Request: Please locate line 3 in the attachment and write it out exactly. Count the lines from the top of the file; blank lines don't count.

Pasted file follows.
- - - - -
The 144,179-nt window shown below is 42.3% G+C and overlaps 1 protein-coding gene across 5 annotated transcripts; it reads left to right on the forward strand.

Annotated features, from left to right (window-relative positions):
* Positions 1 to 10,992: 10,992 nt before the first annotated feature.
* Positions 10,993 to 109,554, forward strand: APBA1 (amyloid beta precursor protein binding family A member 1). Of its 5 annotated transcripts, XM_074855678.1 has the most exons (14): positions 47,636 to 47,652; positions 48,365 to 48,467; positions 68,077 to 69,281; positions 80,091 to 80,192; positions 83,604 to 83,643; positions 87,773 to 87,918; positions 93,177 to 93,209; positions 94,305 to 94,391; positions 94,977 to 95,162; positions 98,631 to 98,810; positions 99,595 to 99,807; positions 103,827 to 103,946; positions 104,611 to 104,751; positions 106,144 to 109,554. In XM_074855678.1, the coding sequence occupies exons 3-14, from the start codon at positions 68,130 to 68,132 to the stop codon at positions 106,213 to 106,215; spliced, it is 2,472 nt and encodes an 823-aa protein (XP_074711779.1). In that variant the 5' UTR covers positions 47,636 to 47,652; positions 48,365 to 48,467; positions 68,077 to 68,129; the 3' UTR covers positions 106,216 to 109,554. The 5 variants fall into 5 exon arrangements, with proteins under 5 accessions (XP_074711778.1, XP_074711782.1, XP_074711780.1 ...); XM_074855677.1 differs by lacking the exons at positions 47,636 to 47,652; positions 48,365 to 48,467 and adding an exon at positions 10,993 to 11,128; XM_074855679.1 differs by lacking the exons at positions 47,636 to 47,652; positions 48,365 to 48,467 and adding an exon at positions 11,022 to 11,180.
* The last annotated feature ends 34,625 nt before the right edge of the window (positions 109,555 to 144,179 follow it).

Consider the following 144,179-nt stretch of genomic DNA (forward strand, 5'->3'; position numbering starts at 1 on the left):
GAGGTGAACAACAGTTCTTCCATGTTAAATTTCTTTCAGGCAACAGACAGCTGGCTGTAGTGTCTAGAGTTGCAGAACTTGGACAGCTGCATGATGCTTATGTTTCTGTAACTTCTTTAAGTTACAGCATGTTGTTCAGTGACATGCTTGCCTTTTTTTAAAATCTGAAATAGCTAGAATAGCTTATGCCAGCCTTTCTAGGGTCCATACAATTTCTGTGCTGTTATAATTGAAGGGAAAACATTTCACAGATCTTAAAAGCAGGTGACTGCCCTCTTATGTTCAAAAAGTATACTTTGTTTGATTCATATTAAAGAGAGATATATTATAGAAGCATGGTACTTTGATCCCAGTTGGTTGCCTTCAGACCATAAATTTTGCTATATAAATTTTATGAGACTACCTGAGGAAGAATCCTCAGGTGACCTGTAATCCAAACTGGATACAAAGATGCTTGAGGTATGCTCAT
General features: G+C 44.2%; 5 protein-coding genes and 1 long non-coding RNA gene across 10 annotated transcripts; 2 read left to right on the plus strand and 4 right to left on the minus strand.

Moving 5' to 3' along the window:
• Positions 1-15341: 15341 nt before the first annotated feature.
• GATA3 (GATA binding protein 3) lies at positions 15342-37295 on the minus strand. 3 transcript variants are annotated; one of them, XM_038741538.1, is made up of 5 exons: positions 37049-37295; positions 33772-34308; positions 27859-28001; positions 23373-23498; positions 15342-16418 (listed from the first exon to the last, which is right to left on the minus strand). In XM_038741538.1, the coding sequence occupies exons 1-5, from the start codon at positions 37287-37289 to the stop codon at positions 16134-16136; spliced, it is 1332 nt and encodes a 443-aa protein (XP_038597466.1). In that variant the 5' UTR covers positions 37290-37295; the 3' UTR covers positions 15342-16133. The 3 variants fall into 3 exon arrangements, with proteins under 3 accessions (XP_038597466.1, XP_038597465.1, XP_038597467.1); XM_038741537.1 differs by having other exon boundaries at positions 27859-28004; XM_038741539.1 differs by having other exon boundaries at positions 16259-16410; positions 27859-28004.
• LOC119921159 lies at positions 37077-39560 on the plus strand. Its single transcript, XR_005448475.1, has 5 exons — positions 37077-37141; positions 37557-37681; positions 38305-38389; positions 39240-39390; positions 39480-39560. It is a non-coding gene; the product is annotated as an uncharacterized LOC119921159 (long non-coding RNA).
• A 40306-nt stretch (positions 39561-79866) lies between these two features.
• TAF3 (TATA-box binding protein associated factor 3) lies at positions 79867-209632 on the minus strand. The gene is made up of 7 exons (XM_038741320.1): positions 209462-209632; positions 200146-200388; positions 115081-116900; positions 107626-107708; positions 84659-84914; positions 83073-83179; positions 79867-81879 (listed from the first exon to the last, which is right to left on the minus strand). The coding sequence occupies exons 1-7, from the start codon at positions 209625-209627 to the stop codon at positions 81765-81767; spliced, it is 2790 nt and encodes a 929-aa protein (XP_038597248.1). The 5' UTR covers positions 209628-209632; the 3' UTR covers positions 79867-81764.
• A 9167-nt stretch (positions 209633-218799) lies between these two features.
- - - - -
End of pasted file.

* Positions 1 to 10,992: 10,992 nt before the first annotated feature.